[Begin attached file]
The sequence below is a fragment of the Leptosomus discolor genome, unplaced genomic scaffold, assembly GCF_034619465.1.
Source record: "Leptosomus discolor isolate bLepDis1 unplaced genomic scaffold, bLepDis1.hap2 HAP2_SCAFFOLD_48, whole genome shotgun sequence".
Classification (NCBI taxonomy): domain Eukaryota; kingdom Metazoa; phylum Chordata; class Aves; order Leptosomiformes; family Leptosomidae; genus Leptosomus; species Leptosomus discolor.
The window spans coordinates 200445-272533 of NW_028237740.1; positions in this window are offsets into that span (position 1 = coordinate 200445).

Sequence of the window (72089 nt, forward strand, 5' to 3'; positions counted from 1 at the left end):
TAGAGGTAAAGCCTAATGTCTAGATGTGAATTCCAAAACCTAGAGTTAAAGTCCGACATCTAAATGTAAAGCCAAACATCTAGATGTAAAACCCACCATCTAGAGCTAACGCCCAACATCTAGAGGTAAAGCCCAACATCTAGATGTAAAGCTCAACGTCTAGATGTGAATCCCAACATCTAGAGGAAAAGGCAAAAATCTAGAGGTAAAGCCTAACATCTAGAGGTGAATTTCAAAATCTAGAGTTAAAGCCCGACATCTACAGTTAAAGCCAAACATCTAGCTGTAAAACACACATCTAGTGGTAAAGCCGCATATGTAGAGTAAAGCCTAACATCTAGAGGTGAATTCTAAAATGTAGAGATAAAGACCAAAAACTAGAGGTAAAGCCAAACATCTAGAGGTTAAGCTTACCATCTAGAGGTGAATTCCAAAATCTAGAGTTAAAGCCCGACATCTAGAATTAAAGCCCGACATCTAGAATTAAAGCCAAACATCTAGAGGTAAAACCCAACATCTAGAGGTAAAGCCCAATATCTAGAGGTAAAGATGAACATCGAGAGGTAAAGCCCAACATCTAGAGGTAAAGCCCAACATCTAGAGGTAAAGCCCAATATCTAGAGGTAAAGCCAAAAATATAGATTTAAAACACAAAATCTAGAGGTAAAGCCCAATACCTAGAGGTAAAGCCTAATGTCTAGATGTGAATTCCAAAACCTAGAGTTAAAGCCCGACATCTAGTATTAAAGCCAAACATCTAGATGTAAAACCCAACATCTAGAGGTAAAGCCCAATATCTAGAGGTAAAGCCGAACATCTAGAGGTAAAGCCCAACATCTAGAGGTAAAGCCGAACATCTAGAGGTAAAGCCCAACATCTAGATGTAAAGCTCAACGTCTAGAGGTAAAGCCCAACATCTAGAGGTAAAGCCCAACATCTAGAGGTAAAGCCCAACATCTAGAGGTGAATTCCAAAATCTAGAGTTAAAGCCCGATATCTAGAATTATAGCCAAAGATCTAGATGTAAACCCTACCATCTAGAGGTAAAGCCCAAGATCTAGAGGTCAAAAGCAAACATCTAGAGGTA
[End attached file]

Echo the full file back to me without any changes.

The sequence below is a fragment of the Leptosomus discolor genome, unplaced genomic scaffold, assembly GCF_034619465.1.
Source record: "Leptosomus discolor isolate bLepDis1 unplaced genomic scaffold, bLepDis1.hap2 HAP2_SCAFFOLD_48, whole genome shotgun sequence".
Classification (NCBI taxonomy): domain Eukaryota; kingdom Metazoa; phylum Chordata; class Aves; order Leptosomiformes; family Leptosomidae; genus Leptosomus; species Leptosomus discolor.
The window spans coordinates 200445-272533 of NW_028237740.1; positions in this window are offsets into that span (position 1 = coordinate 200445).

Sequence of the window (72089 nt, forward strand, 5' to 3'; positions counted from 1 at the left end):
TAGAGGTAAAGCCTAATGTCTAGATGTGAATTCCAAAACCTAGAGTTAAAGTCCGACATCTAAATGTAAAGCCAAACATCTAGATGTAAAACCCACCATCTAGAGCTAACGCCCAACATCTAGAGGTAAAGCCCAACATCTAGATGTAAAGCTCAACGTCTAGATGTGAATCCCAACATCTAGAGGAAAAGGCAAAAATCTAGAGGTAAAGCCTAACATCTAGAGGTGAATTTCAAAATCTAGAGTTAAAGCCCGACATCTACAGTTAAAGCCAAACATCTAGCTGTAAAACACACATCTAGTGGTAAAGCCGCATATGTAGAGTAAAGCCTAACATCTAGAGGTGAATTCTAAAATGTAGAGATAAAGACCAAAAACTAGAGGTAAAGCCAAACATCTAGAGGTTAAGCTTACCATCTAGAGGTGAATTCCAAAATCTAGAGTTAAAGCCCGACATCTAGAATTAAAGCCCGACATCTAGAATTAAAGCCAAACATCTAGAGGTAAAACCCAACATCTAGAGGTAAAGCCCAATATCTAGAGGTAAAGATGAACATCGAGAGGTAAAGCCCAACATCTAGAGGTAAAGCCCAACATCTAGAGGTAAAGCCCAATATCTAGAGGTAAAGCCAAAAATATAGATTTAAAACACAAAATCTAGAGGTAAAGCCCAATACCTAGAGGTAAAGCCTAATGTCTAGATGTGAATTCCAAAACCTAGAGTTAAAGCCCGACATCTAGTATTAAAGCCAAACATCTAGATGTAAAACCCAACATCTAGAGGTAAAGCCCAATATCTAGAGGTAAAGCCGAACATCTAGAGGTAAAGCCCAACATCTAGAGGTAAAGCCGAACATCTAGAGGTAAAGCCCAACATCTAGATGTAAAGCTCAACGTCTAGAGGTAAAGCCCAACATCTAGAGGTAAAGCCCAACATCTAGAGGTAAAGCCCAACATCTAGAGGTGAATTCCAAAATCTAGAGTTAAAGCCCGATATCTAGAATTATAGCCAAAGATCTAGATGTAAACCCTACCATCTAGAGGTAAAGCCCAAGATCTAGAGGTCAAAAGCAAACATCTAGAGGTA